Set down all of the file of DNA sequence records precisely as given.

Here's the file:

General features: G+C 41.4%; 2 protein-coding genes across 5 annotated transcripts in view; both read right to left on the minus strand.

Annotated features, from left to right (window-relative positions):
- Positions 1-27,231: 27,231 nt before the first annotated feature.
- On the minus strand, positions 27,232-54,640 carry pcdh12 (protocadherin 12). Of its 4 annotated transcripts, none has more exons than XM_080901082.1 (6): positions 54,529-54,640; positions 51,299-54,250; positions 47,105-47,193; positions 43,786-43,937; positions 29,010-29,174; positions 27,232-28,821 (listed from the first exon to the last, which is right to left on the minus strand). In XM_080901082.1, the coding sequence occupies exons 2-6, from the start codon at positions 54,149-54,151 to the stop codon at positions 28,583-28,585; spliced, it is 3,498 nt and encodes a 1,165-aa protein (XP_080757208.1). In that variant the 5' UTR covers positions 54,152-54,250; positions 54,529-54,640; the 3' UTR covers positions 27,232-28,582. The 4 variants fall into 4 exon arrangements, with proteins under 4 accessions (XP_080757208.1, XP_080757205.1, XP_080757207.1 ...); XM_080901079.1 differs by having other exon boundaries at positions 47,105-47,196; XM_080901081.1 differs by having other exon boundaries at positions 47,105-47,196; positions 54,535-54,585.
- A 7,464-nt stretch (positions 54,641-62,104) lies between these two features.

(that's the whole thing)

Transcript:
General features: G+C 41.4%; 2 protein-coding genes across 5 annotated transcripts in view; both read right to left on the minus strand.

Annotated features, from left to right (window-relative positions):
- Positions 1-27,231: 27,231 nt before the first annotated feature.
- On the minus strand, positions 27,232-54,640 carry pcdh12 (protocadherin 12). Of its 4 annotated transcripts, none has more exons than XM_080901082.1 (6): positions 54,529-54,640; positions 51,299-54,250; positions 47,105-47,193; positions 43,786-43,937; positions 29,010-29,174; positions 27,232-28,821 (listed from the first exon to the last, which is right to left on the minus strand). In XM_080901082.1, the coding sequence occupies exons 2-6, from the start codon at positions 54,149-54,151 to the stop codon at positions 28,583-28,585; spliced, it is 3,498 nt and encodes a 1,165-aa protein (XP_080757208.1). In that variant the 5' UTR covers positions 54,152-54,250; positions 54,529-54,640; the 3' UTR covers positions 27,232-28,582. The 4 variants fall into 4 exon arrangements, with proteins under 4 accessions (XP_080757208.1, XP_080757205.1, XP_080757207.1 ...); XM_080901079.1 differs by having other exon boundaries at positions 47,105-47,196; XM_080901081.1 differs by having other exon boundaries at positions 47,105-47,196; positions 54,535-54,585.
- A 7,464-nt stretch (positions 54,641-62,104) lies between these two features.